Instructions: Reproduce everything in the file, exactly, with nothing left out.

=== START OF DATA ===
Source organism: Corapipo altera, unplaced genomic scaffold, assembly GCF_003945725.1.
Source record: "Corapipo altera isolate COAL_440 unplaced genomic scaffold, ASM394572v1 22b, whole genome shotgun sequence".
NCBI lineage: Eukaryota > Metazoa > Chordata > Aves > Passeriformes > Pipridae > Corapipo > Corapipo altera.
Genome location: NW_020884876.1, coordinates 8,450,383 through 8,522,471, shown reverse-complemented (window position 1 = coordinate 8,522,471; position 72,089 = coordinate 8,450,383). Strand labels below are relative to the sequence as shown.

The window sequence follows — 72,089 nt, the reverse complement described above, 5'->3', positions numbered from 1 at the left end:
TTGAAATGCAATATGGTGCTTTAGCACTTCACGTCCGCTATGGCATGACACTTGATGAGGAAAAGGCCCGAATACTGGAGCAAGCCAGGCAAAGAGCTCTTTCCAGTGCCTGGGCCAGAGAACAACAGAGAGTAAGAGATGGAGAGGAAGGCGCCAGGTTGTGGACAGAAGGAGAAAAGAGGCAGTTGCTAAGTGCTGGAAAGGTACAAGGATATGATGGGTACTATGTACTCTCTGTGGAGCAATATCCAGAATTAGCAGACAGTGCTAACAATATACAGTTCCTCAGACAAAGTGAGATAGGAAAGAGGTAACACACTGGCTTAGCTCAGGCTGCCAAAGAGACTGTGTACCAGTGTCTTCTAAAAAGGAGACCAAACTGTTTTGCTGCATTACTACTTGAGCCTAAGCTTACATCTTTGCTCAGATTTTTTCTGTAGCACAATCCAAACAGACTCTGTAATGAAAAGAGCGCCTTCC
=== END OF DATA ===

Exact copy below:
Source organism: Corapipo altera, unplaced genomic scaffold, assembly GCF_003945725.1.
Source record: "Corapipo altera isolate COAL_440 unplaced genomic scaffold, ASM394572v1 22b, whole genome shotgun sequence".
NCBI lineage: Eukaryota > Metazoa > Chordata > Aves > Passeriformes > Pipridae > Corapipo > Corapipo altera.
Genome location: NW_020884876.1, coordinates 8,450,383 through 8,522,471, shown reverse-complemented (window position 1 = coordinate 8,522,471; position 72,089 = coordinate 8,450,383). Strand labels below are relative to the sequence as shown.

The window sequence follows — 72,089 nt, the reverse complement described above, 5'->3', positions numbered from 1 at the left end:
TTGAAATGCAATATGGTGCTTTAGCACTTCACGTCCGCTATGGCATGACACTTGATGAGGAAAAGGCCCGAATACTGGAGCAAGCCAGGCAAAGAGCTCTTTCCAGTGCCTGGGCCAGAGAACAACAGAGAGTAAGAGATGGAGAGGAAGGCGCCAGGTTGTGGACAGAAGGAGAAAAGAGGCAGTTGCTAAGTGCTGGAAAGGTACAAGGATATGATGGGTACTATGTACTCTCTGTGGAGCAATATCCAGAATTAGCAGACAGTGCTAACAATATACAGTTCCTCAGACAAAGTGAGATAGGAAAGAGGTAACACACTGGCTTAGCTCAGGCTGCCAAAGAGACTGTGTACCAGTGTCTTCTAAAAAGGAGACCAAACTGTTTTGCTGCATTACTACTTGAGCCTAAGCTTACATCTTTGCTCAGATTTTTTCTGTAGCACAATCCAAACAGACTCTGTAATGAAAAGAGCGCCTTCC